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The Guardian: Exxon's emissions: “If Esso were really concerned with reducing emissions, it would follow BP and Shell and support the Kyoto protocol.” (


Tuesday October 12, 2004


Your article "Exxon admits greenhouse gas emissions" (October 7) was more about omissions rather than emissions. ExxonMobil's position and record on greenhouse gas emissions were misrepresented.


You reported that ExxonMobil's emissions are increasing, but neglected to mention that emissions have increased on an industry-wide basis. This is because energy companies are increasing production to meet growing world energy demand. On an emissions-per-barrel-produced basis, ExxonMobil's record is basically flat.


With ExxonMobil being one of the world's largest refiners, it is not surprising that our gross emissions numbers are higher than those of other companies. On a per tonne of refined crude oil basis, our emissions are comparable to other major international refiners.


The article suggests that our emissions could be higher than we have published because our numbers may not contain emissions arising from the use of power at Esso petrol stations or from our tankers. But our figures do include these emissions.


One thing you did get right was to say that we are taking significant actions to reduce GHG emissions. For example, over the past four years our US refineries have saved enough energy to supply 900,000 European households with electricity each year. Our Global Energy Management System has identified opportunities for an additional 10% improvement in the efficiency of our refineries and we are taking a leading role in the World Bank greenhouse gas flaring reduction initiative.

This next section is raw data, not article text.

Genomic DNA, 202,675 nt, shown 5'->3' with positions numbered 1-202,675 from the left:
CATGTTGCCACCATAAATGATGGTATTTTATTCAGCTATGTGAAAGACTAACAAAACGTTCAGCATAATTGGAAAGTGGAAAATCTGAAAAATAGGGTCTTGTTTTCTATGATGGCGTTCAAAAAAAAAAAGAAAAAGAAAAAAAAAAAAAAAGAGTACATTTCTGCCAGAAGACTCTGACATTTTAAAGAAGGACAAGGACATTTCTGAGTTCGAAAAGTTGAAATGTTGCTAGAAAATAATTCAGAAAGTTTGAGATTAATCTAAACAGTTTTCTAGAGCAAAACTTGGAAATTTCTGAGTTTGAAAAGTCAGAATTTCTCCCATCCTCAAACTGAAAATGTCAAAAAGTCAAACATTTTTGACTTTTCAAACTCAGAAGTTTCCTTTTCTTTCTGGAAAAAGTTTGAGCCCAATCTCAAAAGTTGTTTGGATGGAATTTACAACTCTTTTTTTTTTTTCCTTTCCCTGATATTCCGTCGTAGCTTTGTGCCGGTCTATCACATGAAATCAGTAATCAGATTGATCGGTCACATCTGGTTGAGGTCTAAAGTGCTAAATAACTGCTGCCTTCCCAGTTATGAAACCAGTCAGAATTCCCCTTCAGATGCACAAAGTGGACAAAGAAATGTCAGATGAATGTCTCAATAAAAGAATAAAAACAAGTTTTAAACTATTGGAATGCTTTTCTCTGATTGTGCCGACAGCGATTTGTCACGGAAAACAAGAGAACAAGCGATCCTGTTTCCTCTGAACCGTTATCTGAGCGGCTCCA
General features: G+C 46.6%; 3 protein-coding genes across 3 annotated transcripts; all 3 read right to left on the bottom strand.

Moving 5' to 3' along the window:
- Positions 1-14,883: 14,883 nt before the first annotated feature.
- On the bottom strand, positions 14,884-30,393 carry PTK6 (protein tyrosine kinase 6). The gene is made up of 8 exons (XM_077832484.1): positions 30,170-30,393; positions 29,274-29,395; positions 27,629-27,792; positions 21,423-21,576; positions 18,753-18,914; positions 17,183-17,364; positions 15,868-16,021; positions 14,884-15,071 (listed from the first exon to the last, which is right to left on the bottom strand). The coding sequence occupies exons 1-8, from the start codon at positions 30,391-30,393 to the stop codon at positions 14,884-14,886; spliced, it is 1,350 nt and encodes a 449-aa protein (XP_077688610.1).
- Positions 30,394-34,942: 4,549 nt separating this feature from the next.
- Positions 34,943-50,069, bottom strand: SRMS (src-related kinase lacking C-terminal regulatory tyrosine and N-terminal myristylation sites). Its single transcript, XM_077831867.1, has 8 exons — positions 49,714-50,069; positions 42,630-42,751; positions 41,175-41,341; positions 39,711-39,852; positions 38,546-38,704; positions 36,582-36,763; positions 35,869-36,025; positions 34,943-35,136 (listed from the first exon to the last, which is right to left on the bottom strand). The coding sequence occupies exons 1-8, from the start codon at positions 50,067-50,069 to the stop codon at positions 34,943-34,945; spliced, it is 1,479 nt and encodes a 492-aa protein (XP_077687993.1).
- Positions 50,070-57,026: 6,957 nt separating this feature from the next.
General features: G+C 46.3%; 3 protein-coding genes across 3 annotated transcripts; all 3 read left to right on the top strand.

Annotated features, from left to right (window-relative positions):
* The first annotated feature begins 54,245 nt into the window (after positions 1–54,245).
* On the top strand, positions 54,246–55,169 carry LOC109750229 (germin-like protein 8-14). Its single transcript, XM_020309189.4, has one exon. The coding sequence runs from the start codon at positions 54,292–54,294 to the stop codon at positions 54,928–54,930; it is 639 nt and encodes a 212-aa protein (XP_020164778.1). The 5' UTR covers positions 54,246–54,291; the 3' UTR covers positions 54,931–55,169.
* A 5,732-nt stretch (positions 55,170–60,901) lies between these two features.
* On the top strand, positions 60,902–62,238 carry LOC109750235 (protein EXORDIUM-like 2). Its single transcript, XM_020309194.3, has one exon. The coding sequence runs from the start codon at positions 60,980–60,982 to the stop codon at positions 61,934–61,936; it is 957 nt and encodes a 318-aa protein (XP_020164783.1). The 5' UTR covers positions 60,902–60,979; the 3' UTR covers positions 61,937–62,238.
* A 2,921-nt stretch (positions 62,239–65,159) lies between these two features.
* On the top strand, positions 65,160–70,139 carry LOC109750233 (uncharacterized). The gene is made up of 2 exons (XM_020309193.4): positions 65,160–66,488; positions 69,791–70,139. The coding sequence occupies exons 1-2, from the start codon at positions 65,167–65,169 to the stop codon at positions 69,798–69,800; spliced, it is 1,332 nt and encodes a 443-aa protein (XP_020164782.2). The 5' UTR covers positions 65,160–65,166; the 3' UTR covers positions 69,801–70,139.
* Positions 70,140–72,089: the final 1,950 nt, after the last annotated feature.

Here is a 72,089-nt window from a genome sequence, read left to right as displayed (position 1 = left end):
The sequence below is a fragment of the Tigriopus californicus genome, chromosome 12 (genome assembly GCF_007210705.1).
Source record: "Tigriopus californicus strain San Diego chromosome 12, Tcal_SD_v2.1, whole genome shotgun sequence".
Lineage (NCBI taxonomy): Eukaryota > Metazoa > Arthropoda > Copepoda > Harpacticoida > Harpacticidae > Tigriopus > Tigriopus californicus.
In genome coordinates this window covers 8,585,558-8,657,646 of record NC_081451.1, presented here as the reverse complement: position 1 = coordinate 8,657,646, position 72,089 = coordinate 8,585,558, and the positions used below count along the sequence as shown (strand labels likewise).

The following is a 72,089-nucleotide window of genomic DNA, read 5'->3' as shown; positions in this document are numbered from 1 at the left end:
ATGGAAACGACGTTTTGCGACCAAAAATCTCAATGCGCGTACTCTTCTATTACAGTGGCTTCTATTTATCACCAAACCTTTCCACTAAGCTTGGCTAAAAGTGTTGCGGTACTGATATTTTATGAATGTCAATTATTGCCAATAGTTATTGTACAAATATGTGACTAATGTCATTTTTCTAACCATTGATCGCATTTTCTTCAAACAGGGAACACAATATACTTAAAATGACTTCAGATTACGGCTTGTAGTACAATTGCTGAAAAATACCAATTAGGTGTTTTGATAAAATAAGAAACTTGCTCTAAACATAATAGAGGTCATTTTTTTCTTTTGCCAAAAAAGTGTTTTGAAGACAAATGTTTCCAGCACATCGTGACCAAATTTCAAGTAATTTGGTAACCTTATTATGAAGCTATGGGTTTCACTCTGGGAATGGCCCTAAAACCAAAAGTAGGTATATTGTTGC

Nick R Thomas

Manager, UK & Ireland public affairs, ExxonMobil


Esso should be doubly embarrassed by its attitude towards its own growing greenhouse gas emissions. First, the company is misguided if it thinks the level at which its emissions stand has much relevance. Its reputation as the No 1 global warming villain comes not because of its own carbon profligacy, but because of the huge pressure it has put on politicians to reject the Kyoto treaty.


Second, its current high-profile advertisements claim the company is reducing emissions, when it is not. The news that Esso has no targets for reducing emissions, and is, in fact, letting them grow, shows that it can't even greenwash its reputation effectively. If Esso were really concerned with reducing emissions, it would follow BP and Shell and support the Kyoto protocol.


Nick Davies


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